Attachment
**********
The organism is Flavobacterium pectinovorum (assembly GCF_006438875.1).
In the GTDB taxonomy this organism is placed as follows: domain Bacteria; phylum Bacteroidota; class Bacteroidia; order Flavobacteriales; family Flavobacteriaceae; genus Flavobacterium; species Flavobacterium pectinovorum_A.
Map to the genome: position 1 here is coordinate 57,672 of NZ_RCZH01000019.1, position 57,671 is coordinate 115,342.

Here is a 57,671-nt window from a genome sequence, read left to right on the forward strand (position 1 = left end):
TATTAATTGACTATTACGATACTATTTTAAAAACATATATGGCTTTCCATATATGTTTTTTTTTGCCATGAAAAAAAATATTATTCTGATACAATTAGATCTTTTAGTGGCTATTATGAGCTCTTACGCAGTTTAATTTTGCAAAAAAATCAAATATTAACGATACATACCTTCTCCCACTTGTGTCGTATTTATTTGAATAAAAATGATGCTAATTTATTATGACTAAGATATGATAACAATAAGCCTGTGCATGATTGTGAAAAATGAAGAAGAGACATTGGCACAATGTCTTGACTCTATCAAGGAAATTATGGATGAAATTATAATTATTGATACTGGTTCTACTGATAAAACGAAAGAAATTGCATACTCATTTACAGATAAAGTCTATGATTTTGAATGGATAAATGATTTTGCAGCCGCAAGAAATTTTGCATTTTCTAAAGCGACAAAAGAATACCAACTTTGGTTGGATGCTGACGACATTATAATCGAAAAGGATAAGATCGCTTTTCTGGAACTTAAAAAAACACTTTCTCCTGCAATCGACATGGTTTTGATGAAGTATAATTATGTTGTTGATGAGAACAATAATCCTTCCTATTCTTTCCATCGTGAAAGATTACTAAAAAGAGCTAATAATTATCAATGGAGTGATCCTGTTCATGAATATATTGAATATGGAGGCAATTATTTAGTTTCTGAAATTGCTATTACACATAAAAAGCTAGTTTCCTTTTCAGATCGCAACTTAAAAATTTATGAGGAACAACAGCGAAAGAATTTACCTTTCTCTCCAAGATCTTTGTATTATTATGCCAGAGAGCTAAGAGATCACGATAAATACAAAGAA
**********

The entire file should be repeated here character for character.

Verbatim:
The organism is Flavobacterium pectinovorum (assembly GCF_006438875.1).
In the GTDB taxonomy this organism is placed as follows: domain Bacteria; phylum Bacteroidota; class Bacteroidia; order Flavobacteriales; family Flavobacteriaceae; genus Flavobacterium; species Flavobacterium pectinovorum_A.
Map to the genome: position 1 here is coordinate 57,672 of NZ_RCZH01000019.1, position 57,671 is coordinate 115,342.

Here is a 57,671-nt window from a genome sequence, read left to right on the forward strand (position 1 = left end):
TATTAATTGACTATTACGATACTATTTTAAAAACATATATGGCTTTCCATATATGTTTTTTTTTGCCATGAAAAAAAATATTATTCTGATACAATTAGATCTTTTAGTGGCTATTATGAGCTCTTACGCAGTTTAATTTTGCAAAAAAATCAAATATTAACGATACATACCTTCTCCCACTTGTGTCGTATTTATTTGAATAAAAATGATGCTAATTTATTATGACTAAGATATGATAACAATAAGCCTGTGCATGATTGTGAAAAATGAAGAAGAGACATTGGCACAATGTCTTGACTCTATCAAGGAAATTATGGATGAAATTATAATTATTGATACTGGTTCTACTGATAAAACGAAAGAAATTGCATACTCATTTACAGATAAAGTCTATGATTTTGAATGGATAAATGATTTTGCAGCCGCAAGAAATTTTGCATTTTCTAAAGCGACAAAAGAATACCAACTTTGGTTGGATGCTGACGACATTATAATCGAAAAGGATAAGATCGCTTTTCTGGAACTTAAAAAAACACTTTCTCCTGCAATCGACATGGTTTTGATGAAGTATAATTATGTTGTTGATGAGAACAATAATCCTTCCTATTCTTTCCATCGTGAAAGATTACTAAAAAGAGCTAATAATTATCAATGGAGTGATCCTGTTCATGAATATATTGAATATGGAGGCAATTATTTAGTTTCTGAAATTGCTATTACACATAAAAAGCTAGTTTCCTTTTCAGATCGCAACTTAAAAATTTATGAGGAACAACAGCGAAAGAATTTACCTTTCTCTCCAAGATCTTTGTATTATTATGCCAGAGAGCTAAGAGATCACGATAAATACAAAGAA